This comes down to proper form again, but it’s an important rule for avoiding injury. Keep the elbows tight and still throughout all triceps exercises to maximise isolation and reduce injury risk to this vulnerable joint complex. Never let the elbows flare wildly on overhead extensions. If you feel that you can’t control it, try different grips and methods until you can.
Not Balancing Machines and Free Weights
Don’t be one of those people who spend their entire tricep training session in amongst the cables. Similarly, don’t be one of those ‘old school’ people who swear by using free weights only. Both have their advantages, so should be incorporated into your routine.
Free weights are great for packing huge tension into the muscle and boosting testosterone levels. Taking Sheer Strength Sheer Alpha Testosterone Booster is a great way to add to this anabolic effect. This super potent supplement is jammed with scientifically proven ingredients that will send your testosterone levels and growth through the roof.
Cables also have excellent, muscle building advantages. Some exercises, like kickbacks, are heavily affected by gravity. They are far easier at the bottom of the movement, compared to the top. Cables take this factor out of the equation by providing even tension throughout the movement. Never let anyone tell you that free weights are always better than cables!
Bad Exercise Order
Always put a big lift first on tricep day. Sure, warm up with a few light extensions, but your first working lifts should be a big, multi-joint movement one like dips or close grip bench press. These heavy and strenuous sets will set up an anabolic environment and get blood pumping into the entire area.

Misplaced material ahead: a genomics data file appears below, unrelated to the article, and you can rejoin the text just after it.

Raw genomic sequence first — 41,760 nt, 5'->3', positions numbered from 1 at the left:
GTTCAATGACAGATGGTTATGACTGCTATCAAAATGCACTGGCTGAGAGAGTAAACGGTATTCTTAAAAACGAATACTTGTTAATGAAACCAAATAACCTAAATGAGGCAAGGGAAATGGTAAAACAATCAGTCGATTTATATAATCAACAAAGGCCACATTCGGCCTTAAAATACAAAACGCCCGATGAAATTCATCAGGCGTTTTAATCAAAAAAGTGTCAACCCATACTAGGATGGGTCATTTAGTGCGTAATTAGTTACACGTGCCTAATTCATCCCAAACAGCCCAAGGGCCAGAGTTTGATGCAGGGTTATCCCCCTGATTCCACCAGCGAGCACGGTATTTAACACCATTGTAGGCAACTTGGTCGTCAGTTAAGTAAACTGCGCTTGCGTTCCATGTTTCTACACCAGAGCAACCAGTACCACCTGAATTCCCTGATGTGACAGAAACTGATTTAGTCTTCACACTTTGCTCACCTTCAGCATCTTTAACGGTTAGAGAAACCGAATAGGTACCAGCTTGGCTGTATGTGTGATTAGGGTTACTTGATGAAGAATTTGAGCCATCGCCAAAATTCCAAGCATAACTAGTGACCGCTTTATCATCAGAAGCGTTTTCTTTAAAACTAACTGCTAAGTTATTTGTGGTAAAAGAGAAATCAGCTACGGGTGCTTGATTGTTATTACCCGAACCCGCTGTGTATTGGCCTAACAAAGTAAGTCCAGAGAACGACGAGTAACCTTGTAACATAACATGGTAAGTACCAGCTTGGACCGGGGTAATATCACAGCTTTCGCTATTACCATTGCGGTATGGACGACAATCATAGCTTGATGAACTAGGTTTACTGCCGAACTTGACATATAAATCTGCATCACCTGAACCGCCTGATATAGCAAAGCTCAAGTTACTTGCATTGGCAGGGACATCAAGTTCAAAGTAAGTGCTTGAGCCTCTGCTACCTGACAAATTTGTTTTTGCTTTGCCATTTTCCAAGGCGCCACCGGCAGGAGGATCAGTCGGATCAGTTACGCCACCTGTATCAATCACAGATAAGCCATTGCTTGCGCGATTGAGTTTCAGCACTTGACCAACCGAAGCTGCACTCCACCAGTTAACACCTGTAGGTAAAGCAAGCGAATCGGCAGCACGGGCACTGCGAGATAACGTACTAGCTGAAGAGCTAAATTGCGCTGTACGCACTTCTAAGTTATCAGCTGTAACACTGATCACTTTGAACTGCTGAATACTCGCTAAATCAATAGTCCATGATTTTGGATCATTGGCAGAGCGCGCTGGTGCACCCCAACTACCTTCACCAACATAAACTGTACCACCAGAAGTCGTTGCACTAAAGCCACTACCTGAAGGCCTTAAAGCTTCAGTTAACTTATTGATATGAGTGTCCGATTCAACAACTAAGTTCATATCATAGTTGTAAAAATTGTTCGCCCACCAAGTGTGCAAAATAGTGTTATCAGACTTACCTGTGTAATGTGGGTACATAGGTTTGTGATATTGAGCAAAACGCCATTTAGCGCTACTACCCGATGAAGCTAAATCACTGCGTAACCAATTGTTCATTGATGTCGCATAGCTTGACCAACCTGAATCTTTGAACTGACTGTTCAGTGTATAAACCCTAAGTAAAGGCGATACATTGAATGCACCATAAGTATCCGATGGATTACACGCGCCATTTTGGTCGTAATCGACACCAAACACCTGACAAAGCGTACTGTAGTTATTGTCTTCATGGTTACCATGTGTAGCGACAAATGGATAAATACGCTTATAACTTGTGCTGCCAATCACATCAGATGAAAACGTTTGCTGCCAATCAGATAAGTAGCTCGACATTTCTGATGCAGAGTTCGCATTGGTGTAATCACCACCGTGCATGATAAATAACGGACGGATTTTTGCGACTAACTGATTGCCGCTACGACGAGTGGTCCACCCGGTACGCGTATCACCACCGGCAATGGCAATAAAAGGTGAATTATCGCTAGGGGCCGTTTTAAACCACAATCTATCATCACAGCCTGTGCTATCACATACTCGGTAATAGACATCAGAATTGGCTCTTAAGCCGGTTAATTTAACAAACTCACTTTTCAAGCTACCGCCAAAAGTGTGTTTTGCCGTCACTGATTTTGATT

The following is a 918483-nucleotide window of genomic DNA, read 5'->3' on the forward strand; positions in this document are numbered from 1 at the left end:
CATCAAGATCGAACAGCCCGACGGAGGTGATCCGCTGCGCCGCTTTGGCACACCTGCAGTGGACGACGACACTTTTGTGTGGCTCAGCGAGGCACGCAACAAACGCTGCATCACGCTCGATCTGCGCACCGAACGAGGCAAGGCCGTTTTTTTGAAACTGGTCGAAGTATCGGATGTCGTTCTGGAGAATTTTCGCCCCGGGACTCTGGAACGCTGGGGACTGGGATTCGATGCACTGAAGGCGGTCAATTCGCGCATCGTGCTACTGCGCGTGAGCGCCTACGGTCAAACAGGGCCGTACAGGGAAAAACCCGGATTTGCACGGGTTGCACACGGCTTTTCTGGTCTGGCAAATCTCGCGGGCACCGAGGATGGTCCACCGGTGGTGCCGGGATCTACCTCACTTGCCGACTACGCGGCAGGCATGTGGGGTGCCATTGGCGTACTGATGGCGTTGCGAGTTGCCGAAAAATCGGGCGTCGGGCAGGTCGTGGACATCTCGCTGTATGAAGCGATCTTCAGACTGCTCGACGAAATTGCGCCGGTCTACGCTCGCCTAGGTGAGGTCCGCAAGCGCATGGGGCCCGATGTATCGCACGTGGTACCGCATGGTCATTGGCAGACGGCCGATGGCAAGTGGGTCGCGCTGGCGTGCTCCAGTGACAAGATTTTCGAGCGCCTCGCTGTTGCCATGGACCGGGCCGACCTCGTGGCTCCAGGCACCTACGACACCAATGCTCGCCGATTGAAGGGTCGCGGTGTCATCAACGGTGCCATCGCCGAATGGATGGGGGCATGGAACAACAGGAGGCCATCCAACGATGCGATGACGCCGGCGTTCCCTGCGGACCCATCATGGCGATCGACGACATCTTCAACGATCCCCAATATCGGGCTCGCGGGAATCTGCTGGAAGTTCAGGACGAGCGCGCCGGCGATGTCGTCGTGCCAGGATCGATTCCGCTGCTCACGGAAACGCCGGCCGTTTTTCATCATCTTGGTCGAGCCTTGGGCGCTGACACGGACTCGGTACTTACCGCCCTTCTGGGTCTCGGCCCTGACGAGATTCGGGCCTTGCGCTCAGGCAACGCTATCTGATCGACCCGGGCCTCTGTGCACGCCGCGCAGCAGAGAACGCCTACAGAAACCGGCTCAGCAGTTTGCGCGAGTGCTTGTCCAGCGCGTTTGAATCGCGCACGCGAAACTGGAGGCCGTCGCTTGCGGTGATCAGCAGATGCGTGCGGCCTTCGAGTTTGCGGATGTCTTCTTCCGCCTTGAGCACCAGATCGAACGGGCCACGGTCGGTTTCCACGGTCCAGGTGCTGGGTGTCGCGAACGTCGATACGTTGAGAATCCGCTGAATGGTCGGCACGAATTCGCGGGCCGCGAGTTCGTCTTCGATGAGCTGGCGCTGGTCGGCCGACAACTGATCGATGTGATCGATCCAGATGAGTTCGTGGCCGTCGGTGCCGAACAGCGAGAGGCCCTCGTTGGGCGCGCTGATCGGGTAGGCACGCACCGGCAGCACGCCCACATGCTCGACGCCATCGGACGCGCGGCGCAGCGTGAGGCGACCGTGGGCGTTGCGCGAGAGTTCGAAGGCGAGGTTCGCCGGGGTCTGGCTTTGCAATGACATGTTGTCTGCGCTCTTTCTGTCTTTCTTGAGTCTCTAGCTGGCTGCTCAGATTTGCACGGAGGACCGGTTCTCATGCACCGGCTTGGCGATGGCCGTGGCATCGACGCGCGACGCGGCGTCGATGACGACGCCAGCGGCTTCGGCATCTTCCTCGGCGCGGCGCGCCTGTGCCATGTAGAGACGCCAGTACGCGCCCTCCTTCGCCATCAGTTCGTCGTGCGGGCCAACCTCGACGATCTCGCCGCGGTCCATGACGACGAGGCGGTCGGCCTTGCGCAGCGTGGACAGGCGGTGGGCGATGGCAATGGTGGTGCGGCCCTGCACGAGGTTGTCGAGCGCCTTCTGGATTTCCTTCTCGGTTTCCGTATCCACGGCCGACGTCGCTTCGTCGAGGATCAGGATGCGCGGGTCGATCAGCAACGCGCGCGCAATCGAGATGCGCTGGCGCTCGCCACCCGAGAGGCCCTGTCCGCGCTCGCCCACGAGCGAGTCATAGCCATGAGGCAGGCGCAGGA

One common mistake is for people to blow out their triceps right before training chest or shoulders. This is an amateur mistake and will lead to ineffective pressing due to the fact that you will have created a weak link.Your triceps will fail first, placing excess strain on them, leading to overtraining, and your chest or shoulder training will be well below par. Even training triceps the day before a big pressing session can wreak havoc on your training. Always plan the order of your training.
Locking the Elbows
You should always stop slightly short of lock-out when training triceps. Completely straightening or even hyperextending the elbows leads to huge strain being piled onto the fragile joint and potentially nasty injuries. Stopping just shy of locking your elbows also keeps more strain on the triceps, leading to a more intense and effective set. To increase the effectiveness of your tricep training even further, add Sheer Strength NO2 Nitric Oxide Booster to your supplement stack. This incredible supplement causes the body to release copious amounts of nitric oxide, bringing about some freakish pumps and increased muscular strength and endurance.
Sticking to the Same Routine
One of the biggest mistakes made in the gym is sticking to the same old routines week in, week out. Your body will eventually become used to this and your gains will rapidly diminish. You have to keep your body on its toes to keep the muscles stimulated and growth high.
Switch up the exercise order every few weeks at least. Also play around with the rep ranges. You can’t expect to walk in the gym and do 5 sets of dips, followed by 5 sets of pushdowns, all in the 10-12 rep range, and continue growing.
Here are some sample workouts:
- Close Grip Bench Press-
- Warm up, then 4 sets- 12, 10, 8, 6
- Overhead Dumbbell Extension-
- 4 sets- 12, 10, 8, 6
- Cable Pushdowns-
- 3 sets-10, 8, 6
- 3 sets per arm- 10, 8, drop set
- Cable Pushdowns-
- Warm up set
- 4 sets- 12, 10, 8, 6
- 4 sets- 10, 8, 6, 6
- Cable Pushdowns-
- 3 sets- 12, 8, 8
- Overhead EZ Bar Extension-
- 3 sets- 10, 8, drop set
- Close Grip Bench Press-
- Warm up, then 4 sets- 10, 8, 6, 4-6
- Overhead Cable Extensions-
- 4 sets- 12, 10, 6, 6
- Superset- Dips/Cable Pushdowns
- 3 sets- 8-10/failure, 8-10/failure, failure/failure
- Finish with a drop set of cable pushdowns
Jonathan Warren is a national level physique competitor and personal trainer with multiple certifications including NASM, NCCPT, and IKFF. His specializations include mobility training and corrective exercise as well as contest preparation.